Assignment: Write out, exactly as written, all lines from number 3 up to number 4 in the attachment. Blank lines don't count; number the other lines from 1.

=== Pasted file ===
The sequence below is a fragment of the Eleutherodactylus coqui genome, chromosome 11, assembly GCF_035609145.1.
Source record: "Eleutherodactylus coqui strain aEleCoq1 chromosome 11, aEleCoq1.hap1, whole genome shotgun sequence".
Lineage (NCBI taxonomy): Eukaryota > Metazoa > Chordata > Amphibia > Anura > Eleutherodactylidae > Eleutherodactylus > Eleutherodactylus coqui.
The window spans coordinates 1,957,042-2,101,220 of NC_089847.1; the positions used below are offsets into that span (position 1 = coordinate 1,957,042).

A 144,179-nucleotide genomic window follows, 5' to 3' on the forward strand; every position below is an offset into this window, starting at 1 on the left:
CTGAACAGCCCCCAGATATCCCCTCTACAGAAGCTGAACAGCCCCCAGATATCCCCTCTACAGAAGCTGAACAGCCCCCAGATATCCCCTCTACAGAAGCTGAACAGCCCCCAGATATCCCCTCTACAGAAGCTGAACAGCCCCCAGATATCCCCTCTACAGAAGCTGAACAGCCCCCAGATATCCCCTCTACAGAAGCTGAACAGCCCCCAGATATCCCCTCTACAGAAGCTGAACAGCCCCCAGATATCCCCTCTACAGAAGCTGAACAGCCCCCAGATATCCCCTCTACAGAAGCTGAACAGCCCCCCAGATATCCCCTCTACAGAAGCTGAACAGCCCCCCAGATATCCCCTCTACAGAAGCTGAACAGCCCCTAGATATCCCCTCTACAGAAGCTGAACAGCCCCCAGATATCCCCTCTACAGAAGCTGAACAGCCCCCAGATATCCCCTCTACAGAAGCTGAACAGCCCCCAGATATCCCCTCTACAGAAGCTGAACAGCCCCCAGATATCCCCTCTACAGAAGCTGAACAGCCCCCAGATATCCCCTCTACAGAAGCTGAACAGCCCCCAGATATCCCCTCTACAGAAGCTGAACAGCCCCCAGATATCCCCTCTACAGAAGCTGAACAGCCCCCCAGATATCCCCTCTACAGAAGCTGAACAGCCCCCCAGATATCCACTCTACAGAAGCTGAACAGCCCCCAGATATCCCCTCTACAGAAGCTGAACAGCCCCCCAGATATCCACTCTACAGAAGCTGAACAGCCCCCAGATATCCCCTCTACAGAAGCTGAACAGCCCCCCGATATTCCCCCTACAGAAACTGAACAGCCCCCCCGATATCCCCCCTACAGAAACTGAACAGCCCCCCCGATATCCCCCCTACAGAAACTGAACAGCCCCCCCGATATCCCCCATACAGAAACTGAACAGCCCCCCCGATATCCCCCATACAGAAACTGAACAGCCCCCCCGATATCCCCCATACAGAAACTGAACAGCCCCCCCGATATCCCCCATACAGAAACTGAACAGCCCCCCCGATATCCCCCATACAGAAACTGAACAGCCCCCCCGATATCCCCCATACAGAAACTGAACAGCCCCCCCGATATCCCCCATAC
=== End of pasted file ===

Lineage (NCBI taxonomy): Eukaryota > Metazoa > Chordata > Amphibia > Anura > Eleutherodactylidae > Eleutherodactylus > Eleutherodactylus coqui.
The window spans coordinates 1,957,042-2,101,220 of NC_089847.1; the positions used below are offsets into that span (position 1 = coordinate 1,957,042).